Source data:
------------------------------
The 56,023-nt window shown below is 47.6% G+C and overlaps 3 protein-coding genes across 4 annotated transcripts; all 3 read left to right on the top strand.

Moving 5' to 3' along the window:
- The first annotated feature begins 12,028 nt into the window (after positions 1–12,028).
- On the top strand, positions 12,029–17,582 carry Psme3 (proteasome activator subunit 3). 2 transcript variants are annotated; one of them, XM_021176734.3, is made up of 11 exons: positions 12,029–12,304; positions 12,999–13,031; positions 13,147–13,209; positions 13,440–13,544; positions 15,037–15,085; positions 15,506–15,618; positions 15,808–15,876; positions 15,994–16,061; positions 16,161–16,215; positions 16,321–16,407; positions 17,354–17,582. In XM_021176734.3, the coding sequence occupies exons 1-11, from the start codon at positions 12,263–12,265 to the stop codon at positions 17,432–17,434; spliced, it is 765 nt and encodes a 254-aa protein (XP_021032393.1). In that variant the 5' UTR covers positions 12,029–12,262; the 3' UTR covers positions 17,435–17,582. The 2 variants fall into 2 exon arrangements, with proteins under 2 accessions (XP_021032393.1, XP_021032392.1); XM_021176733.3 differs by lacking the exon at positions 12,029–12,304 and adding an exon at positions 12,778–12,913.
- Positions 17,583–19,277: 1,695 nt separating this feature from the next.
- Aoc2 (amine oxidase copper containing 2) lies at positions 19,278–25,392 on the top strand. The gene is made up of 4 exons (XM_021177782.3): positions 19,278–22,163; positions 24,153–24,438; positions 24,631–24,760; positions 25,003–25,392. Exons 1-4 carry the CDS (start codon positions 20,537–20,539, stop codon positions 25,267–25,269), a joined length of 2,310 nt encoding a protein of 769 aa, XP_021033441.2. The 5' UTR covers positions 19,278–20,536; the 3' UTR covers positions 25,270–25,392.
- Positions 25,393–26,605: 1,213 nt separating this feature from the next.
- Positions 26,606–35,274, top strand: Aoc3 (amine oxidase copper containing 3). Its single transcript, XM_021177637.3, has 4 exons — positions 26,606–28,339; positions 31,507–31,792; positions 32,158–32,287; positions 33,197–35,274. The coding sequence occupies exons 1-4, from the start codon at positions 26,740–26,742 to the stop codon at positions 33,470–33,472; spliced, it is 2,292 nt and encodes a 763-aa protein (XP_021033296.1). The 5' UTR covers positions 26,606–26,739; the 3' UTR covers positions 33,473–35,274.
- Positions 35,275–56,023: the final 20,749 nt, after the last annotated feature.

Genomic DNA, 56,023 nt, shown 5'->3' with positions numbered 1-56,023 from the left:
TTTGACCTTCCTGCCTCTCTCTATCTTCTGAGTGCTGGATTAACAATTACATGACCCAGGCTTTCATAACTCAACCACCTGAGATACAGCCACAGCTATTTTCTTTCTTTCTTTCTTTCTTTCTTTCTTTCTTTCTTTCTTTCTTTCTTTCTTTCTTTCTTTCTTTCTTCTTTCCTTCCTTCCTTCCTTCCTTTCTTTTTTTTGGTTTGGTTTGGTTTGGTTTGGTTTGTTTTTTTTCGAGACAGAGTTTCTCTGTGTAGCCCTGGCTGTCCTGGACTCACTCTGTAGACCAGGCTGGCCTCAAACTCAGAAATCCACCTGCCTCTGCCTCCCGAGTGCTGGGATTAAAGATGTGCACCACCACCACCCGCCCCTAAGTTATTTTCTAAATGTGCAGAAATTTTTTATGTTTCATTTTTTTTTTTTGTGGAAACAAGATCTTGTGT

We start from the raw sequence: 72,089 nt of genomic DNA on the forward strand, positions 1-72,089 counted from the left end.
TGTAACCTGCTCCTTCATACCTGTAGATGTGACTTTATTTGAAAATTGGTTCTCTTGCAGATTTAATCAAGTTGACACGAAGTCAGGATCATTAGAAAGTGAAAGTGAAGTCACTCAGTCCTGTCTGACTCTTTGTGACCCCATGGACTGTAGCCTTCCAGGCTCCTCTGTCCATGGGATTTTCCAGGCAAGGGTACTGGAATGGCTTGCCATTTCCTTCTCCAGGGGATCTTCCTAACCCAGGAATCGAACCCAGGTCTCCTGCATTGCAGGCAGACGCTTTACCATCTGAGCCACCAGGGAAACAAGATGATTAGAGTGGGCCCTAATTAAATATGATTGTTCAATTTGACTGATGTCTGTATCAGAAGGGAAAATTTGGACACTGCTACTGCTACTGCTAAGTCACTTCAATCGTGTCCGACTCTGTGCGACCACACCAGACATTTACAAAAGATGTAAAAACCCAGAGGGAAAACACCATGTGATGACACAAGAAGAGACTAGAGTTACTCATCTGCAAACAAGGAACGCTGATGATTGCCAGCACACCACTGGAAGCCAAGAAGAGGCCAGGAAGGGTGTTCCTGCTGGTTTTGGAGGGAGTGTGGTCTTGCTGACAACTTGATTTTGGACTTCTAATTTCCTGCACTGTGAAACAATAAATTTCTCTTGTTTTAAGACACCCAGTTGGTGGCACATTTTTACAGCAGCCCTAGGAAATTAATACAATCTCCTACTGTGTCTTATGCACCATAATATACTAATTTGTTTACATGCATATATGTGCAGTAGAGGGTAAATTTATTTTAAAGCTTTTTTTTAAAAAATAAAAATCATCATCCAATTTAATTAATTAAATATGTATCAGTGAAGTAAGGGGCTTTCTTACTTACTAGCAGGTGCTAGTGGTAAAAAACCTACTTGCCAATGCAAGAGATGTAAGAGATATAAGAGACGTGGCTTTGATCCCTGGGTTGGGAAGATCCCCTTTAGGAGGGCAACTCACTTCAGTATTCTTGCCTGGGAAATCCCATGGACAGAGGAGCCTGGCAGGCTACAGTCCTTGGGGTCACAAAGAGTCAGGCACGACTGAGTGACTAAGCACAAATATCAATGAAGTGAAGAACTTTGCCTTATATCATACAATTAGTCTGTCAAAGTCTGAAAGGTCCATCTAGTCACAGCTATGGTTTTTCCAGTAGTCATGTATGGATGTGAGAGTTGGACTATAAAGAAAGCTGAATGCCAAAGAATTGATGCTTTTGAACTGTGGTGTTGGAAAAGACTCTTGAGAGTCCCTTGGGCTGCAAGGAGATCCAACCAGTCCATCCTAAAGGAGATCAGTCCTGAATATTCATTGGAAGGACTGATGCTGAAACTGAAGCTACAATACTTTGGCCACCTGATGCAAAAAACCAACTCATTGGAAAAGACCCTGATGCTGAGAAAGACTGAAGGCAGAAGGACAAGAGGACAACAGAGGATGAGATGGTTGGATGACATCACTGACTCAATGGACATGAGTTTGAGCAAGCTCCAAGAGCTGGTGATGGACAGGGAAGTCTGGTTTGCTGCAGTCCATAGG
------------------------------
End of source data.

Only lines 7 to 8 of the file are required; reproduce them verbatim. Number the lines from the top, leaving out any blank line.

- Positions 25,393–26,605: 1,213 nt separating this feature from the next.
- Positions 26,606–35,274, top strand: Aoc3 (amine oxidase copper containing 3). Its single transcript, XM_021177637.3, has 4 exons — positions 26,606–28,339; positions 31,507–31,792; positions 32,158–32,287; positions 33,197–35,274. The coding sequence occupies exons 1-4, from the start codon at positions 26,740–26,742 to the stop codon at positions 33,470–33,472; spliced, it is 2,292 nt and encodes a 763-aa protein (XP_021033296.1). The 5' UTR covers positions 26,606–26,739; the 3' UTR covers positions 33,473–35,274.